The obvious disadvantages of the surface piercing propellers may be found in reference to U.S. Pat. No. 5,667,415 issued to Arneson. The surfacing propeller is well known for its speed, as well as its lack of thrust at low speed, overloading its power source at preplane speeds and low thrust in reverse. Arneson has successfully commercialized surface piercing propellers which position a propeller near the surface of the water at a location outward from the transom of a boat. Air is drawn into and through the propellers and through the principles of compression/cavitation the propeller is able to function according to its design characteristics, thus leading to enhanced speed and performance derived from the surface piercing technology. Disadvantages to the surface piercing technology are mainly directed to the location of the propeller which is typically at the back of the boat. This interferes with the use of the back of the boat for fishing, diving or swimming and exposes the propeller to a position that is most dangerous. Representative disclosures relating to surface piercing technology can be found in U.S. Pat. Nos. 4,645,463 and 4,909,175.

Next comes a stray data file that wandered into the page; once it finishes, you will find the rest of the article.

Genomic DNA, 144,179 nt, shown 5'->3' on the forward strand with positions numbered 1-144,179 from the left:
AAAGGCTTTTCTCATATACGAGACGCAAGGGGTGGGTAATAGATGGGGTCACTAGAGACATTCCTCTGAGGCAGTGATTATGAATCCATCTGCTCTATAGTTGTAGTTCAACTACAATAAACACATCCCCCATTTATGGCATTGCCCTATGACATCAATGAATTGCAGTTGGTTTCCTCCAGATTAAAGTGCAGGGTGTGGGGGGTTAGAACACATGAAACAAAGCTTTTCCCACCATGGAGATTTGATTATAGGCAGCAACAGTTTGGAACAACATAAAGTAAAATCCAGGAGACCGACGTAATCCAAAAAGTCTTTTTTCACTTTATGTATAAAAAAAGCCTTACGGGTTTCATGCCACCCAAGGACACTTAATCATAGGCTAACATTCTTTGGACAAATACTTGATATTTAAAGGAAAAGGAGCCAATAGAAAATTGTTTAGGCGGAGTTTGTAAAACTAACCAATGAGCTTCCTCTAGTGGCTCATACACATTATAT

Other disadvantages are the need to rotate the drives since they operate as a rudder and the inability to operate such drive systems at low speed which became the subject of the Arneson U.S. Pat. No. 5,667,415 previously mentioned. In this registration the invention discloses the use of a shroud that is placed around the propeller which prevents “walking” of the propeller at low speed but also protects individuals or marine life from impacting the propellers.